This dataset contains 125,192,184 computer generated building footprints in all 50 US states. This data is freely available for download and use.
This data is licensed by Microsoft under the Open Data Commons Open Database License (ODbL)
What the data include:
125,192,184 building footprint polygon geometries in all 50 US States in GeoJSON format.
What is the GeoJson format?
GeoJSON is a format for encoding a variety of geographic data structures. For Intensive Documentation and Tutorials, Refer to GeoJson Blog
The building extraction is done in two stages:
- Semantic Segmentation – Recognizing building pixels on the aerial image using DNNs
- Polygonization – Converting building pixel blobs into polygons
The network foundation is ResNet34 which can be found here. In order to produce pixel prediction output, we have appended RefineNet upsampling layers described in this paper. The model is fully-convolutional, meaning that the model can be applied to an image of any size (constrained by GPU memory, 4096x4096 in our case).
The training set consists of 5 million labeled images. Majority of the satellite images cover diverse residential areas in the US. For the sake of good set representation, we have enriched the set with samples from various areas covering mountains, glaciers, forests, deserts, beaches, coasts, etc. Images in the set are of 256x256 pixel size with 1 ft/pixel resolution. The training is done with CNTK toolkit using 32 GPUs.
These are the intermediate stage metrics we use to track DNN model improvements and they are pixel based. The pixel error on the evaluation set is 1.15%. Pixel recall/precision = 94.5%/94.5%
We developed a method that approximates the prediction pixels into polygons making decisions based on the whole prediction feature space. This is very different from standard approaches, e.g. the Douglas-Peucker algorithm, which are greedy in nature. The method tries to impose some of a priori building properties, which is, at the moment, manually defined and automatically tuned. Some of these a priori properties are:
- The building edge must be of at least some length, both relative and absolute, e.g. 3 meters
- Consecutive edge angles are likely to be 90 degrees
- Consecutive angles cannot be very sharp, smaller by some auto-tuned threshold, e.g. 30 degrees
- Building angles likely have very few dominant angles, meaning all building edges are forming an angle of (dominant angle ± nπ/2)
In near future, we will be looking to deduce this automatically from existing building information.
Building matching metrics:
We track various metrics to measure the quality of the output:
- Intersection over Union – This is the standard metric measuring the overlap quality against the labels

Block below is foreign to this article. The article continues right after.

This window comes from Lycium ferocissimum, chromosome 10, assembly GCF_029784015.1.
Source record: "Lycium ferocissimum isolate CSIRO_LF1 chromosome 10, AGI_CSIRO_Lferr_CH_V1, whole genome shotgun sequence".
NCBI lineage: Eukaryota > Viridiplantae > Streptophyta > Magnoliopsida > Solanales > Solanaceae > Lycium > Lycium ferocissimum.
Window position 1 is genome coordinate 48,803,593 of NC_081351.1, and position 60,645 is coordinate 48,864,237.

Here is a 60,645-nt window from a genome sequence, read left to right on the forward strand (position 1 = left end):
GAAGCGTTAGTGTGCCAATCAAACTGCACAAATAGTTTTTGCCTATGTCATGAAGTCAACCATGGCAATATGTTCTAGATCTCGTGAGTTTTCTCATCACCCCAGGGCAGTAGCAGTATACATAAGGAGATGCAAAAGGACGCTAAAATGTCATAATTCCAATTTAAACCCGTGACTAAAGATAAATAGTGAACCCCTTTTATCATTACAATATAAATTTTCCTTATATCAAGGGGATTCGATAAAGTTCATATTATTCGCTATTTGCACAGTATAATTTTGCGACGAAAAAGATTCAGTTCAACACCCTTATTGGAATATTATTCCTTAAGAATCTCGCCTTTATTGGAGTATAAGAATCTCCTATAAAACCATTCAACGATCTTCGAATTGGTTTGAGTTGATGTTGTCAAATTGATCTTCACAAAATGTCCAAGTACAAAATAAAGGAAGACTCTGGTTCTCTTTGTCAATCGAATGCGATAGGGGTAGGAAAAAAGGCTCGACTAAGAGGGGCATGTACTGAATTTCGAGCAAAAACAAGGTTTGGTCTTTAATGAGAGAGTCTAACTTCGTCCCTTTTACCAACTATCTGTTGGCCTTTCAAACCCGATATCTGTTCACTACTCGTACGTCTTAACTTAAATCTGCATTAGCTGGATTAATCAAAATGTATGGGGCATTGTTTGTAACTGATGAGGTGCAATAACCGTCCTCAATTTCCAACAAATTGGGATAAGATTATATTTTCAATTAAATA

- Shape distance – With this metric we measure the polygon outline similarity
- Dominant angle rotation error – This measures the polygon rotation deviation
On our evaluation set contains ~15k building. The metrics on the set are:
- IoU is 0.85, Shape distance is 0.33, Average rotation error is 1.6 degrees
- The metrics are better or similar compared to OSM building metrics against the labels
The vintage of the footprints depends on the vintage of the underlying imagery. Because Bing Imagery is a composite of multiple sources it is difficult to know the exact dates for individual pieces of data.
How good are the data?
Our metrics show that in the vast majority of cases the quality is at least as good as data hand digitized buildings in OpenStreetMap. It is not perfect, particularly in dense urban areas but it is still awesome.
What is the coordinate reference system?
Will there be more data coming for other geographies?
Maybe. This is a work in progress.
Why is the data being released?
Microsoft has a continued interest in supporting a thriving OpenStreetMap ecosystem.
Should we import the data into OpenStreetMap?
Maybe. Never overwrite the hard work of other contributors or blindly import data into OSM without first checking the local quality. While our metrics show that this data meets or exceeds the quality of hand-drawn building footprints, the data does vary in quality from place to place, between rural and urban, mountains and plains, and so on. Inspect quality locally and discuss an import plan with the community. Always follow the OSM import community guidelines.
The building data are featured in a recent NYTimes article
A Vector Tile implementation of the data is hosted by Esri
|State||Number of Buildings||Unzipped MB|
|District Of Columbia||58,329||13|
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